Happiest Season felt very promising with the first trailer. After watching the film, I found that it was enjoyable, albeit flawed. I truly enjoyed the overall story. I enjoyed that it was the entire family that was looking for acceptance from each other, and not just Harper for coming out. I thought that brought a nice sense of unity to a film that felt very divided, otherwise. The cast did well with what they were given.
Happiest Season is Clea DuVall’s screenwriting and directing feature film debut, and it shows. The script, written by Clea DuVall and Mary Holland, didn’t feel like anything new, as far as holiday films and “coming out films” go. The script could have maybe benefited from a couple more rewrites. Directing wise, I felt that Clea DuVall was able to get a good performance out of each of her actors.
My biggest complaint with the film is simply that the choices Abby (Kristen Stewart) makes don’t make much sense to me. Now, we don’t really know much about Abby and Harper’s relationship prior to this Christmas season, but I feel like we should have. The way Harper (Mackenzie Davis) treats Abby, it just doesn’t seem to make much sense why she would remain in this relationship. The way I look at it is this: Harper told her family that Abby was her friend. But, even as a friend she’s not a good one, as she continues to ditch Abby throughout the film and then has the nerve to get upset when she sees Abby and Riley (her ex played by Aubrey Plaza) together shopping. I very much understand that returning to where you grew up can put you back in the same box you found yourself in before you left. I understand that Harper was nervous to come out to her parents because she honestly didn’t think they would still love her. I understand both of those things. What I don’t understand is Abby staying in that relationship after everything that’s happened. I firmly believe, had Harper’s sister, Sloane (Alison Brie), not outed her in front of everyone, that Harper would have continued to keep it a secret, even after the holidays. It makes more sense to me if Abby and Riley were to get together, both having very similar experiences with Harper. I don’t know, though, if that could have been done without fully making Harper into a villain, which she most certainly is not. Also, Kristen Stewart and Aubrey Plaza had more chemistry than Stewart and Mackenzie Davis, so that played into it as well.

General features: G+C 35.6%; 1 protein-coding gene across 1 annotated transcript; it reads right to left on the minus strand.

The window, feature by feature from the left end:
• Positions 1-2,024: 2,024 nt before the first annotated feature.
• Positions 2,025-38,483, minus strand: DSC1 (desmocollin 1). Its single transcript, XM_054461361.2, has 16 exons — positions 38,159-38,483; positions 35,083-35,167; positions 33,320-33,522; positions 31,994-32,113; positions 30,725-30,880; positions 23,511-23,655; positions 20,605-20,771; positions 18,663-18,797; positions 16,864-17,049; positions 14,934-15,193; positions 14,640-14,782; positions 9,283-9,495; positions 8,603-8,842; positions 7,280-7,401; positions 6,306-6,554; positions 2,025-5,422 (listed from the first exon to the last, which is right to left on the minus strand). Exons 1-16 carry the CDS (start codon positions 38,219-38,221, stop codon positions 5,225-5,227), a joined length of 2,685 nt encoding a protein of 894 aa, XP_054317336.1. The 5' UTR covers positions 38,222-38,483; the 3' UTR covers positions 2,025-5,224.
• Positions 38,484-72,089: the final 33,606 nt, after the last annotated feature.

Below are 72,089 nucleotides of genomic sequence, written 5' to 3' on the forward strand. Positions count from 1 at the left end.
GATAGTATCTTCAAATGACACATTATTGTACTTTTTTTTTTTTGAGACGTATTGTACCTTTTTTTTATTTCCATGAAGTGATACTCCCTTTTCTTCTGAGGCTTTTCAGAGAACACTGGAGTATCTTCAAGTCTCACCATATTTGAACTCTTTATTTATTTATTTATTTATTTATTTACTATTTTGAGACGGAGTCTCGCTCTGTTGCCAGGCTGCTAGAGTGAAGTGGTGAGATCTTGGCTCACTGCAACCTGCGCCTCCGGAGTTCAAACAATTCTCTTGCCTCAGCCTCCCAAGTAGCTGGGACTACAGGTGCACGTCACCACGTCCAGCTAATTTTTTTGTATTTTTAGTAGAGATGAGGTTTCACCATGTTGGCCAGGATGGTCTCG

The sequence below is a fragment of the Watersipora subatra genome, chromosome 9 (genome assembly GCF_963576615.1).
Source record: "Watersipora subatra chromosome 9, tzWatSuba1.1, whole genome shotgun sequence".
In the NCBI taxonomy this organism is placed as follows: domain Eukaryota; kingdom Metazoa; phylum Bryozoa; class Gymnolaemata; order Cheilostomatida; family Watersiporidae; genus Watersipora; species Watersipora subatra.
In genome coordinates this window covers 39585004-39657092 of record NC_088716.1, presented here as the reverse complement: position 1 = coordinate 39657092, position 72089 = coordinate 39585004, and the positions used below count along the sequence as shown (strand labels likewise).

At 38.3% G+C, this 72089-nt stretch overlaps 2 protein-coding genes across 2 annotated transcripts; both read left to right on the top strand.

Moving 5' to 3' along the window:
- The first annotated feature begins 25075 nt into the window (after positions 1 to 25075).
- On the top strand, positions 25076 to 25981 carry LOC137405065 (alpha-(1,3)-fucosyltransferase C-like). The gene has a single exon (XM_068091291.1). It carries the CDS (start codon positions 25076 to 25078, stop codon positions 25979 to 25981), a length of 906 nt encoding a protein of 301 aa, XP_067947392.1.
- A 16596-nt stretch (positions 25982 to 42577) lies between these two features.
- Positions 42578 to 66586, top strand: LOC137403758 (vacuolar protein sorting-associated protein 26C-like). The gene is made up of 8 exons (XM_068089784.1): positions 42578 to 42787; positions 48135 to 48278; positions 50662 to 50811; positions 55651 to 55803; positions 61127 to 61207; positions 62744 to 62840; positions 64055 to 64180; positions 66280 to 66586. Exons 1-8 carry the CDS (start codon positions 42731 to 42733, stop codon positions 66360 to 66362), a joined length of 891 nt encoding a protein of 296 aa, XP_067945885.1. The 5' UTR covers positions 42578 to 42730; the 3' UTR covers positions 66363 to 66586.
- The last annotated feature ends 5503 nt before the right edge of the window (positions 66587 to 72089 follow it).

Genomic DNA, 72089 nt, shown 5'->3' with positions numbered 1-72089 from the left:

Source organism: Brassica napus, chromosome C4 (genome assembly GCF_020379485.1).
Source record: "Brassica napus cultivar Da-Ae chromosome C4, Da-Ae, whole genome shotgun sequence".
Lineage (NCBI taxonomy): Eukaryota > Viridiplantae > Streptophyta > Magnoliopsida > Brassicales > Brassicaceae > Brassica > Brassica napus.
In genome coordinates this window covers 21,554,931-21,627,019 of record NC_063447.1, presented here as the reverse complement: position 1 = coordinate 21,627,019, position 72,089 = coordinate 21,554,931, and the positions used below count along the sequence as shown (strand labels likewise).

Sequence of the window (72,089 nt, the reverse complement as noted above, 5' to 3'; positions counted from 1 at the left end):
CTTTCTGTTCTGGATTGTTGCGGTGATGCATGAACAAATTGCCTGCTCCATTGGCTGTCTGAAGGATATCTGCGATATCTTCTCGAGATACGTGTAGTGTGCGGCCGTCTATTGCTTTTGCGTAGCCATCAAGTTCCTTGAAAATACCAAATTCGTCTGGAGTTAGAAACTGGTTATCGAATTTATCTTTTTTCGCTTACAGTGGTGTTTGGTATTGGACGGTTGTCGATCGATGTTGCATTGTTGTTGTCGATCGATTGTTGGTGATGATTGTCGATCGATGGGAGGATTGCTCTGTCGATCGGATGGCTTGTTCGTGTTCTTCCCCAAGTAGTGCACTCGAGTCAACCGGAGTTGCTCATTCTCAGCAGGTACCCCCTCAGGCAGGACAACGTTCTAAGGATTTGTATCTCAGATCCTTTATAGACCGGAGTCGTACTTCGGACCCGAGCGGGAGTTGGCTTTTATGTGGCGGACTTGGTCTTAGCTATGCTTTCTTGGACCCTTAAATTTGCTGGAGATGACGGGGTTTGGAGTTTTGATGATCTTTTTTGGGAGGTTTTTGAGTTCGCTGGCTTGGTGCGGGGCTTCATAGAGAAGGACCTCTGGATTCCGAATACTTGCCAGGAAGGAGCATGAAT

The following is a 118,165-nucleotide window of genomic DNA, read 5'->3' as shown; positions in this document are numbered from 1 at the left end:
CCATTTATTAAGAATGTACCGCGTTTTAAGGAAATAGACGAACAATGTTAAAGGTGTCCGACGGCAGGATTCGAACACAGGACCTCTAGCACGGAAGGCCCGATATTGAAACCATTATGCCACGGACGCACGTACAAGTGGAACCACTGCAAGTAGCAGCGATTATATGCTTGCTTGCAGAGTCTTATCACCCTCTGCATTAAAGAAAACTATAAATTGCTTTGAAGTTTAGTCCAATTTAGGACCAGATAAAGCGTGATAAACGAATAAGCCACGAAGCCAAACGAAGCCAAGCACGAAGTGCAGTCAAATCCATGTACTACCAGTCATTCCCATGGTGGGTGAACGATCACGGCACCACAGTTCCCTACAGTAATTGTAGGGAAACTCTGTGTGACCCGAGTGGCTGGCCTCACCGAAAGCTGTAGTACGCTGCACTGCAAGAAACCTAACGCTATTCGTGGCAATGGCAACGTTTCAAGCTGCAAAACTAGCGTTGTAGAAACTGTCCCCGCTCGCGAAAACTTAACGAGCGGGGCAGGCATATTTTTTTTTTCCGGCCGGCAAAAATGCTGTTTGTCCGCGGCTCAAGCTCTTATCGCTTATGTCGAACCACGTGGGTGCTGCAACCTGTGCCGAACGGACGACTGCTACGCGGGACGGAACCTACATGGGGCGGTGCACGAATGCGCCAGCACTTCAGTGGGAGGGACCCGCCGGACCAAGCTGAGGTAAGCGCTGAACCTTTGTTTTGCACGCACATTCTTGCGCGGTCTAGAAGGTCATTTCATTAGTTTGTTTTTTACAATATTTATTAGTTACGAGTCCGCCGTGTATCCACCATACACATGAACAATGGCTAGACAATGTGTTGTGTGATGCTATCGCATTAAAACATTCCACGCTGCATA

I can’t write a review of this film and not talk about John, played by Dan Levy. John is absolutely the blueprint for a supportive friend. He’s there to help Abby when she needs somebody to take over for her before going to Harper’s, and he’s doubly there for her when she’s going through this emotional experience. He drives all the way from the city to see her and help her. He’s there for her after Harper’s coming out, and he’s there for her when Harper does go after Abby. Honestly, I wish this relationship would have been explored more, because Dan Levy was a treasure to watch.
The most unbelievable thing to happen in Happiest Season, though, is Jane’s (Mary Holland) book being published so quickly after meeting John, a book agent (conveniently mentioned in passing at the beginning of the film). She worked on this book for ten years and there wasn’t a rewrite? There were no setbacks? This book was published in under a year?
You can currently watch the Hulu original film, Happiest Season, on the streaming site.